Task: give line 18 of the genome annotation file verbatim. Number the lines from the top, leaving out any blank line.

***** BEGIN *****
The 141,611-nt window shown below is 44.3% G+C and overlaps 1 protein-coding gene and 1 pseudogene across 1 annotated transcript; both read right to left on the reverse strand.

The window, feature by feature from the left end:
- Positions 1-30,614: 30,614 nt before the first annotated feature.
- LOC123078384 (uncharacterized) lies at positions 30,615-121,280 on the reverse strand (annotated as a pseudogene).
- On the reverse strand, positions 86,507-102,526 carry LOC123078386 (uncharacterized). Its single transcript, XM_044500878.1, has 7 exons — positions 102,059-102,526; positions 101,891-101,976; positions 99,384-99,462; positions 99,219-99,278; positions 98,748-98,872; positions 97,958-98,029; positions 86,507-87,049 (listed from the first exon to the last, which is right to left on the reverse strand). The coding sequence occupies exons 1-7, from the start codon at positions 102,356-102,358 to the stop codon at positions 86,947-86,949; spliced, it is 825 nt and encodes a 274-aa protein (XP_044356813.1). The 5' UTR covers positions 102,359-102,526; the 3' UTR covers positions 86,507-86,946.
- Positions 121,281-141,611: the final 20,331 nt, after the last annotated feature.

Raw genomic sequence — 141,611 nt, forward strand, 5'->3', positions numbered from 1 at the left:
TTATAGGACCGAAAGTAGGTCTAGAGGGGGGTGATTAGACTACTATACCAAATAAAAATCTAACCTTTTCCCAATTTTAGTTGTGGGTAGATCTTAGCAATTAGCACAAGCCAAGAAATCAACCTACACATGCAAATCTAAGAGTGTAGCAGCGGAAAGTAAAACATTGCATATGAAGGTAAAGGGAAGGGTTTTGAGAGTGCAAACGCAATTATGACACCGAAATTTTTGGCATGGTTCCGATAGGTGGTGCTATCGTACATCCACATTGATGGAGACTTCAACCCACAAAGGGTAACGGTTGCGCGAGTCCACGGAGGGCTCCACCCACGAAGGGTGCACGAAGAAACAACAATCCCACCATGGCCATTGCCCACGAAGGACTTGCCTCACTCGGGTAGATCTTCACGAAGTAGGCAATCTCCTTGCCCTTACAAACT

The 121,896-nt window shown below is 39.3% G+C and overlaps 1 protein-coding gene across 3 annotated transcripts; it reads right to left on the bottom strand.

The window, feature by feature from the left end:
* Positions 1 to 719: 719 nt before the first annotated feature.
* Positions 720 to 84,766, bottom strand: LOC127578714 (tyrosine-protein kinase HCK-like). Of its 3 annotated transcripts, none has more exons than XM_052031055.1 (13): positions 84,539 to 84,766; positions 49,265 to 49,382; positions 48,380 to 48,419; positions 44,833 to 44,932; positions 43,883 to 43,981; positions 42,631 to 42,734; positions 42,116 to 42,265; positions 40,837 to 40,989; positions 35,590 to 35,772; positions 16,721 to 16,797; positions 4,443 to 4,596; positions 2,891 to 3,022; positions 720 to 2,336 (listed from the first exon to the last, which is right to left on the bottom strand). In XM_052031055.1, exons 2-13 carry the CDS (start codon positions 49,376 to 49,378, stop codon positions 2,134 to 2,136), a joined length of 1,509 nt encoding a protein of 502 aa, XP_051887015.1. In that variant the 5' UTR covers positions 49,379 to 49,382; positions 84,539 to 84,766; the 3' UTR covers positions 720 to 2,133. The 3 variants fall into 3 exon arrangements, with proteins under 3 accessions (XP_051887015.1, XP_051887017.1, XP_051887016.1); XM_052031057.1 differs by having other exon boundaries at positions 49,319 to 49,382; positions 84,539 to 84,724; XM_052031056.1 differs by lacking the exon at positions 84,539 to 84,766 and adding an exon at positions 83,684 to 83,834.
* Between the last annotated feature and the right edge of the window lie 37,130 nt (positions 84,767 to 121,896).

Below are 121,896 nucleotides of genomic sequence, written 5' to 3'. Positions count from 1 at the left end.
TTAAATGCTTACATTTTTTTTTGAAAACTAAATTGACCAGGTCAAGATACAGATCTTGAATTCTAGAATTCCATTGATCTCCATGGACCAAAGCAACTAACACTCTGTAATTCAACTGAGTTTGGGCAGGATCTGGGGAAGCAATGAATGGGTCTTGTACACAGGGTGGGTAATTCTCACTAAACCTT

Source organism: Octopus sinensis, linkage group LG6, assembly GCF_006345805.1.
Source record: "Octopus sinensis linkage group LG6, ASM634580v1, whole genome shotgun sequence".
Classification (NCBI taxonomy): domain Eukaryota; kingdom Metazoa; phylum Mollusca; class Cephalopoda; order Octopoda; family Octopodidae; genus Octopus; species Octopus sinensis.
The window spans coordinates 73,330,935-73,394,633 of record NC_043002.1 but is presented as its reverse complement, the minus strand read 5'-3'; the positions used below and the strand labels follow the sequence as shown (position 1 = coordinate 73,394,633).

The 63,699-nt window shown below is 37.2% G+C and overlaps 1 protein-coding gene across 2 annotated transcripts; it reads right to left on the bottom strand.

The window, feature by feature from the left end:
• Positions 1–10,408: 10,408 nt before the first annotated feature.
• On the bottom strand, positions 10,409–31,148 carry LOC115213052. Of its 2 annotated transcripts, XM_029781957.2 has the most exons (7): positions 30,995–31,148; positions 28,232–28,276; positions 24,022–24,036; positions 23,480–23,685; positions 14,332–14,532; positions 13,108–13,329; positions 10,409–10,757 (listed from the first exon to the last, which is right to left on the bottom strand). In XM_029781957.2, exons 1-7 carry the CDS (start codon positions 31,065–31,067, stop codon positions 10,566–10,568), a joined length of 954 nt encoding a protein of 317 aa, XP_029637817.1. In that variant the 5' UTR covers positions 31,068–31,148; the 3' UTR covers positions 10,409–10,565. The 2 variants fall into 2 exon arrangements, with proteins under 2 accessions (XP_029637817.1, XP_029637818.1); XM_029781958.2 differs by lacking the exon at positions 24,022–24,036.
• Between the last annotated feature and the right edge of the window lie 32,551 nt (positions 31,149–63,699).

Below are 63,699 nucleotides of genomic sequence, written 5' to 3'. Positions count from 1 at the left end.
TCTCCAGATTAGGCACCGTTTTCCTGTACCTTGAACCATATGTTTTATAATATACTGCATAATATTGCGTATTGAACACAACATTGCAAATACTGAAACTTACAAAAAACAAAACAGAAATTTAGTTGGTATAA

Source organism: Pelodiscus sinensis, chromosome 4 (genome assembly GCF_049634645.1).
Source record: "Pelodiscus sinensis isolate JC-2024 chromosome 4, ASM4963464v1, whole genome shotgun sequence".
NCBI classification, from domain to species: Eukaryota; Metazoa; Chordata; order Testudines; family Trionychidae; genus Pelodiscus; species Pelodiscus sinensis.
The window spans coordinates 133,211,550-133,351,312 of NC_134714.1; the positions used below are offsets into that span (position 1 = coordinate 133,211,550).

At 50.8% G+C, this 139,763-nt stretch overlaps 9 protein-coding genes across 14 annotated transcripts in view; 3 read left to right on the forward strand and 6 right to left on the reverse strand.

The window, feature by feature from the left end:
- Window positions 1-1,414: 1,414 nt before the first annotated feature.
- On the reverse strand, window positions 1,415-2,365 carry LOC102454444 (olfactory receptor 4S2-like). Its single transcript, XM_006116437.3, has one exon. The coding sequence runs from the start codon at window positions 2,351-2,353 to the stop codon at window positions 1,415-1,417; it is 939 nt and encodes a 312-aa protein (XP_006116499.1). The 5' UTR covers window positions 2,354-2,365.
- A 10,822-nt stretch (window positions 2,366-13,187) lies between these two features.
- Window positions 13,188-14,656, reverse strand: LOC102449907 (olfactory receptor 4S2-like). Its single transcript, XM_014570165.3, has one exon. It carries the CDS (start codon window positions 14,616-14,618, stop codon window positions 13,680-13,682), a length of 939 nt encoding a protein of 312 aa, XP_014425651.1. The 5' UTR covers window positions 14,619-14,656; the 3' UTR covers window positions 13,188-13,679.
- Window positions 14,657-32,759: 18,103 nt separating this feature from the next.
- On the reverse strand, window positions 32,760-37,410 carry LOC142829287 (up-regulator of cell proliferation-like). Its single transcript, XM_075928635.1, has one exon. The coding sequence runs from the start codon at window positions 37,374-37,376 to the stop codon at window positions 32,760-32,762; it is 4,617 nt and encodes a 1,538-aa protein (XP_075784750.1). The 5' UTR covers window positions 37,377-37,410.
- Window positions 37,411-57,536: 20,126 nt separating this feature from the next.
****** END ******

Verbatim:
Classification (NCBI taxonomy): domain Eukaryota; kingdom Metazoa; phylum Mollusca; class Cephalopoda; order Octopoda; family Octopodidae; genus Octopus; species Octopus sinensis.